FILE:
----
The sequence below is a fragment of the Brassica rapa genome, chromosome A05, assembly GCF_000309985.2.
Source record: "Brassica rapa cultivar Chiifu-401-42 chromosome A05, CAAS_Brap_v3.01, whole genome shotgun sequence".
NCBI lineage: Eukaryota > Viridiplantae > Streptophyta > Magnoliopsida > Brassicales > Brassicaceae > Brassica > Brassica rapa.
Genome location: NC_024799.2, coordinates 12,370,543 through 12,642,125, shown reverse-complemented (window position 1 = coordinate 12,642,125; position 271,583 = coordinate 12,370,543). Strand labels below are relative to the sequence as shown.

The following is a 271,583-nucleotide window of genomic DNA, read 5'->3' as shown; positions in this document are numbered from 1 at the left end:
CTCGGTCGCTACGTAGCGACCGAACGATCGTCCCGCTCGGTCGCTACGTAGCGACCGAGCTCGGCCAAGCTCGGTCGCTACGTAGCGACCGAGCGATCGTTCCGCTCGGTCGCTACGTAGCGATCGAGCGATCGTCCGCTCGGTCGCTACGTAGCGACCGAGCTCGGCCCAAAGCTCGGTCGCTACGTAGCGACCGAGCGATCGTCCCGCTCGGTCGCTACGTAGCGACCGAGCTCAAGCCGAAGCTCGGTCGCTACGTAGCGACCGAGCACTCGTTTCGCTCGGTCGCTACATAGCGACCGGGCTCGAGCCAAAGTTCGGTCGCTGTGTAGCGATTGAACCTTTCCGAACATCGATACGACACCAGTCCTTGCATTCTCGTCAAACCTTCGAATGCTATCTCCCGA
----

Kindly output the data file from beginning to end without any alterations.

The sequence below is a fragment of the Brassica rapa genome, chromosome A05, assembly GCF_000309985.2.
Source record: "Brassica rapa cultivar Chiifu-401-42 chromosome A05, CAAS_Brap_v3.01, whole genome shotgun sequence".
NCBI lineage: Eukaryota > Viridiplantae > Streptophyta > Magnoliopsida > Brassicales > Brassicaceae > Brassica > Brassica rapa.
Genome location: NC_024799.2, coordinates 12,370,543 through 12,642,125, shown reverse-complemented (window position 1 = coordinate 12,642,125; position 271,583 = coordinate 12,370,543). Strand labels below are relative to the sequence as shown.

The following is a 271,583-nucleotide window of genomic DNA, read 5'->3' as shown; positions in this document are numbered from 1 at the left end:
CTCGGTCGCTACGTAGCGACCGAACGATCGTCCCGCTCGGTCGCTACGTAGCGACCGAGCTCGGCCAAGCTCGGTCGCTACGTAGCGACCGAGCGATCGTTCCGCTCGGTCGCTACGTAGCGATCGAGCGATCGTCCGCTCGGTCGCTACGTAGCGACCGAGCTCGGCCCAAAGCTCGGTCGCTACGTAGCGACCGAGCGATCGTCCCGCTCGGTCGCTACGTAGCGACCGAGCTCAAGCCGAAGCTCGGTCGCTACGTAGCGACCGAGCACTCGTTTCGCTCGGTCGCTACATAGCGACCGGGCTCGAGCCAAAGTTCGGTCGCTGTGTAGCGATTGAACCTTTCCGAACATCGATACGACACCAGTCCTTGCATTCTCGTCAAACCTTCGAATGCTATCTCCCGA